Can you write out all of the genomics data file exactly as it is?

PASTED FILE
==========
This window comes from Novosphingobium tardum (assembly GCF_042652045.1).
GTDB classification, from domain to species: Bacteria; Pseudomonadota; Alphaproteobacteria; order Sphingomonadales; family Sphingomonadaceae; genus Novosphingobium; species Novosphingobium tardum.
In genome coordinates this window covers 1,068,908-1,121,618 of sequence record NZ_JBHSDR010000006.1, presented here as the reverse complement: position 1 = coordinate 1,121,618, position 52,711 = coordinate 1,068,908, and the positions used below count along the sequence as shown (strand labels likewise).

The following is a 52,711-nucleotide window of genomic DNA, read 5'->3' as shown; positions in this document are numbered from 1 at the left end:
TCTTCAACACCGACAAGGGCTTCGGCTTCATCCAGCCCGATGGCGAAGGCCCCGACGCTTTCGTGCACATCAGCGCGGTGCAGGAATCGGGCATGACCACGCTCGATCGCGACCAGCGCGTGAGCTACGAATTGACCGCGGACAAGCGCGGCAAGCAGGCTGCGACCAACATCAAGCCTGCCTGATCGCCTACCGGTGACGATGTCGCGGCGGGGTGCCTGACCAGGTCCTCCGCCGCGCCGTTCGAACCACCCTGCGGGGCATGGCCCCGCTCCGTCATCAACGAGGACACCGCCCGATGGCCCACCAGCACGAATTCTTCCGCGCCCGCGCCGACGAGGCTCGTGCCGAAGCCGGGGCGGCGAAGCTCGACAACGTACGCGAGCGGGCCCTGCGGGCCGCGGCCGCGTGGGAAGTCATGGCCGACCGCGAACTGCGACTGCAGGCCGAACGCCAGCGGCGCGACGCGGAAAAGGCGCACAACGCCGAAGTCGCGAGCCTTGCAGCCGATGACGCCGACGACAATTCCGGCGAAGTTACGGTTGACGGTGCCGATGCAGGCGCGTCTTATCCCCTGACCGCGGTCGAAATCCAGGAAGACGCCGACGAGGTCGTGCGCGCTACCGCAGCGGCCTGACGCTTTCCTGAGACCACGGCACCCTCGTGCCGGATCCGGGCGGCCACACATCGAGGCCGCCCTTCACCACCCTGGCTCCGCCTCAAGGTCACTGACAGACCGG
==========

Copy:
This window comes from Novosphingobium tardum (assembly GCF_042652045.1).
GTDB classification, from domain to species: Bacteria; Pseudomonadota; Alphaproteobacteria; order Sphingomonadales; family Sphingomonadaceae; genus Novosphingobium; species Novosphingobium tardum.
In genome coordinates this window covers 1,068,908-1,121,618 of sequence record NZ_JBHSDR010000006.1, presented here as the reverse complement: position 1 = coordinate 1,121,618, position 52,711 = coordinate 1,068,908, and the positions used below count along the sequence as shown (strand labels likewise).

The following is a 52,711-nucleotide window of genomic DNA, read 5'->3' as shown; positions in this document are numbered from 1 at the left end:
TCTTCAACACCGACAAGGGCTTCGGCTTCATCCAGCCCGATGGCGAAGGCCCCGACGCTTTCGTGCACATCAGCGCGGTGCAGGAATCGGGCATGACCACGCTCGATCGCGACCAGCGCGTGAGCTACGAATTGACCGCGGACAAGCGCGGCAAGCAGGCTGCGACCAACATCAAGCCTGCCTGATCGCCTACCGGTGACGATGTCGCGGCGGGGTGCCTGACCAGGTCCTCCGCCGCGCCGTTCGAACCACCCTGCGGGGCATGGCCCCGCTCCGTCATCAACGAGGACACCGCCCGATGGCCCACCAGCACGAATTCTTCCGCGCCCGCGCCGACGAGGCTCGTGCCGAAGCCGGGGCGGCGAAGCTCGACAACGTACGCGAGCGGGCCCTGCGGGCCGCGGCCGCGTGGGAAGTCATGGCCGACCGCGAACTGCGACTGCAGGCCGAACGCCAGCGGCGCGACGCGGAAAAGGCGCACAACGCCGAAGTCGCGAGCCTTGCAGCCGATGACGCCGACGACAATTCCGGCGAAGTTACGGTTGACGGTGCCGATGCAGGCGCGTCTTATCCCCTGACCGCGGTCGAAATCCAGGAAGACGCCGACGAGGTCGTGCGCGCTACCGCAGCGGCCTGACGCTTTCCTGAGACCACGGCACCCTCGTGCCGGATCCGGGCGGCCACACATCGAGGCCGCCCTTCACCACCCTGGCTCCGCCTCAAGGTCACTGACAGACCGG